“I’ve got your card.”
By the time we got to the office behind the courthouse, the smallest traces of snow had begun drifting down in a nonchalant manner. This one thought it could fool us by starting out slowly. There were times in Wyoming when you needed to know where to park your car so you could find it in the morning.
I followed Vic and paused to scan my doorway for Post-its as she stopped and gathered her mail from Ruby’s desk. The dog raised his eyes, looked between the two of us, and then settled the five-gallon bucket-head back on his paws.
Vic nodded as she shuffled through her mail. “Yeah, I’d keep a low profile if I was you too, shit head.”
I had inherited Ruby from Lucian. Fierce as a bobcat and as loyal as the Swiss, she kept a neon blue eye toward my moral development. She was sixty-five, going on thirty. I cut in quickly, before the real fighting started. “Post-its?”
Ruby continued to pet Dog. “Somebody dumped a bunch of garbage and an old refrigerator out at Healey Reservoir.”
“Let me guess who found that.” Our resident fisherman and part-time deputy, the Ferg, kept us up to date on all the fishing holes in the vicinity.
“He says they left some of their mail in the garbage bags, so he’s gone over to the trailer park near the bypass to have a little chat with the suspectedoffenders. Oh, Rawlins called to confirm his interview tomorrow.”
“The Mexican kid?”
She turned. “He doesn’t sound Mexican.”
“What does he sound like?”
“Just different.” She went back to her screen. “Lucian called to make sure you were going to be there tonight. Are you being mean to him? He usually doesn’t call to confirm chess night.”
I picked up some of the general delivery stuff, flipped through the latest police garment catalog, and thought about replacing my duty coveralls. “He’s been weird lately.”
I decided to keep my old pair and closed the catalog. “Just odd, like he’s got something on his mind.” I tossed it into the wire wastebasket and started toward my office. “Does that kid know that it’s going to snow ass deep to a nine-foot Indian tonight?”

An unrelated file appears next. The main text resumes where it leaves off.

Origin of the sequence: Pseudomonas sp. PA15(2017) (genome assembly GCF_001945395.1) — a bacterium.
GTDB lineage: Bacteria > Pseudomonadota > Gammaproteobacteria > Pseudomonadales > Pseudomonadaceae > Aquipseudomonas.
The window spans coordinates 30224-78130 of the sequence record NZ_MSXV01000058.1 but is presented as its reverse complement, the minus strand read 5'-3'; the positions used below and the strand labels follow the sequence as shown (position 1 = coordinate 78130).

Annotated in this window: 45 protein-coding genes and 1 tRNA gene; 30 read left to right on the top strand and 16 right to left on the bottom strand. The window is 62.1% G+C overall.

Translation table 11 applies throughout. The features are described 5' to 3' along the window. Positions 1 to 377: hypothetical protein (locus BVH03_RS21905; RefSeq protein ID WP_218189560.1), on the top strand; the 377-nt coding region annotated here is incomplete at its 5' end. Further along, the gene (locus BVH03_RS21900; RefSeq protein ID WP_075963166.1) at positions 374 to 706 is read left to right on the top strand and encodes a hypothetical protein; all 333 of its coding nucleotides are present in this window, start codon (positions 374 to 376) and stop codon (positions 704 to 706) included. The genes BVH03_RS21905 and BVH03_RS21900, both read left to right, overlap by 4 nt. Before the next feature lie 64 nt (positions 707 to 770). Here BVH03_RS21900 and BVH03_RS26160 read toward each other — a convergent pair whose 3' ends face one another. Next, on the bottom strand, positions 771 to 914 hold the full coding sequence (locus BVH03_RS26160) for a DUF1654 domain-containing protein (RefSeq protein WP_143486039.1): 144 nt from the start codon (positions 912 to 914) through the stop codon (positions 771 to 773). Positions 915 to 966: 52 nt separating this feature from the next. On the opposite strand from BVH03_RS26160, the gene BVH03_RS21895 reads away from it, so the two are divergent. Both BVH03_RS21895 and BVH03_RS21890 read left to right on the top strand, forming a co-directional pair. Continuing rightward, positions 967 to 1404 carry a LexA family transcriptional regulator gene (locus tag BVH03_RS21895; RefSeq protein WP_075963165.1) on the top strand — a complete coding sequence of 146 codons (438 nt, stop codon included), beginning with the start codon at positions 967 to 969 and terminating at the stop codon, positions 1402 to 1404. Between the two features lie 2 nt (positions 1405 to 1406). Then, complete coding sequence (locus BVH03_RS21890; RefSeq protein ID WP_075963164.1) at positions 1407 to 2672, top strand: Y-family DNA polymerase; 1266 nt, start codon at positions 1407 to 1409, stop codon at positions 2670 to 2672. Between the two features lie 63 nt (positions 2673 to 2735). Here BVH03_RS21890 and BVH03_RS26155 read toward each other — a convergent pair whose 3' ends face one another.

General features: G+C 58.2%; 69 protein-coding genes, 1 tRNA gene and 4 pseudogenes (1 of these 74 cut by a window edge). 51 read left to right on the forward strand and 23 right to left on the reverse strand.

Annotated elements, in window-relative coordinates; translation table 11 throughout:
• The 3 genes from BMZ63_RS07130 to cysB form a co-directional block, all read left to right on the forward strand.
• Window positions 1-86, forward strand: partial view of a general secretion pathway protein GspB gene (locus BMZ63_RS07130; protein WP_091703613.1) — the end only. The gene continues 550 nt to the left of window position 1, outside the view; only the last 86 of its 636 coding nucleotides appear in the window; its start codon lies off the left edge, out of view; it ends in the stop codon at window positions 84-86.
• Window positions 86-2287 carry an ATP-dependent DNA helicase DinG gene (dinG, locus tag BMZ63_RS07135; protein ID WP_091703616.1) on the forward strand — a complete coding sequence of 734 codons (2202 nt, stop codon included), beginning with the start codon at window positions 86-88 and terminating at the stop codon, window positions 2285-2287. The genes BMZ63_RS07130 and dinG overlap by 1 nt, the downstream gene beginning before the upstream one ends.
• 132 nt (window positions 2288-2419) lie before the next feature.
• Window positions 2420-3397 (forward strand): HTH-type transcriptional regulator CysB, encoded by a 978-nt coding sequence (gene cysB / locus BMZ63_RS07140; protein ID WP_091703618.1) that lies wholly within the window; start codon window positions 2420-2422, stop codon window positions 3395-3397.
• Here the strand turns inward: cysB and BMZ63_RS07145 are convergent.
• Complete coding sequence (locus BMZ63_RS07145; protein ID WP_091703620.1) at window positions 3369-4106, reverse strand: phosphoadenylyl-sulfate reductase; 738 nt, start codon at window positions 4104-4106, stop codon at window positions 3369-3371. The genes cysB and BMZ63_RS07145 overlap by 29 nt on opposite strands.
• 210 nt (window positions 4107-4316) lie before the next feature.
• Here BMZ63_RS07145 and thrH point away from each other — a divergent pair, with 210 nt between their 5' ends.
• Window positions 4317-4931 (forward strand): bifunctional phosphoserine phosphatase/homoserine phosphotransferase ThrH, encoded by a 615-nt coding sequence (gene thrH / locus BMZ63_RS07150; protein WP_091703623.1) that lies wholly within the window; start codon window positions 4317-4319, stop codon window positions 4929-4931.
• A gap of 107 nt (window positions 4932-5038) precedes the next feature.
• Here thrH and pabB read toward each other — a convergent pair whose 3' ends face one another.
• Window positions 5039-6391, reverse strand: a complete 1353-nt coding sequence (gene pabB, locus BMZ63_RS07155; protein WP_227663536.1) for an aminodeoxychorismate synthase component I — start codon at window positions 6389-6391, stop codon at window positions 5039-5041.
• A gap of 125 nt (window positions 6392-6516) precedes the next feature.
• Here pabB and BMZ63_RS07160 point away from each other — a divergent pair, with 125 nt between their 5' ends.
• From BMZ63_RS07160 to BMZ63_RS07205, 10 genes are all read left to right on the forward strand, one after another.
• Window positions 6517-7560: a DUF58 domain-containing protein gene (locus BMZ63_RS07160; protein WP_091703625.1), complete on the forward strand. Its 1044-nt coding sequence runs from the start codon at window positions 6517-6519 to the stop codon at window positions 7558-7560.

Her eyes drifted up to look at me over the computer screen. “Does your Native American friend know you use such descriptive terms?”
I paused at my doorway. “Where do you think I get ’em?”
“Where is the Bear these days?”
The women in my life always asked about Henry; it was irritating. “He’s up on the Rez in the basement of some defunct Mennonite church.” I leaned against the doorjamb and thought about what I would do if Ruby ever retired; I would have to retire, too. “They found a couple of old hatboxes full of photographs that the Mennonites must have taken a long time back.”
“Mennonites on the Northern Cheyenne Reservation?”
I shrugged with one shoulder. “It didn’t take.”
“Sounds like a treasure trove.”
“He’s cataloguing and annotating something like six hundred photographs.
Her eyes returned to the screen, and the soft tap of the keyboard resumed. “That should keep him out of trouble for a while.”
I missed Henry but figured he’d get back in touch when he got the chance. He was like a warm Chinook that blew in when you least expected it. I scratched my beard. “Anything else?”
Her eyes returned to the screen. “We’re putting together a petition to get you to shave.”
My desk was relatively clear for a Tuesday, and Santiago Saizarbitoria’s file was on the top of the nearest pile. Santiago Saizarbitoria. What did she think, he was Norwegian? I didn’t think the kid was going to make it, but I had ten minutes of the taxpayer’s time to kill, so I flipped the manila file open and looked down at the cover sheet. I hadn’t ever spoken to him. Ruby had gotten the application via priority mail with a letter of introduction and a résumé. All of the contact since then had been done by e-mail on Ruby’s computer. I didn’t have a computer; they wouldn’t let me have one.
Vic would be responsible for half of the interview, which would probably resemble revenge for the Inquisition. If the kid was lucky tomorrow, he’d spend the day at the Flying J truck stop in Casper, go home to Rawlins, and continue his career in corrections.
He was married, and his wife’s name was Maria. They had no children, and his starting salary had been $17,000, 18 percent less than the nationwide average. He was twenty-eight, five feet nine inches, weighed 183 pounds, and had dark hair and eyes. He obviously had a facility with languages; he spoke Spanish, Portuguese, French, and German. I would have to check on his Cheyenne and Crow.
I flipped to the back page and locked eyes with the two-by-two photo. Swashbuckling. I guess that was the first strong impression that I had of the young man Vic had already tagged as Sancho. He was a handsome kid with a Vandyke that gave him a rakish and mischievous musketeer quality. He was thick and looked strong, although his features were fine. I always concentrate on the eyes, and these were sharp with just a little bit of wayward electricity in them. I had the suspicion that not much got by Sancho and what did was viewed with quiet irony.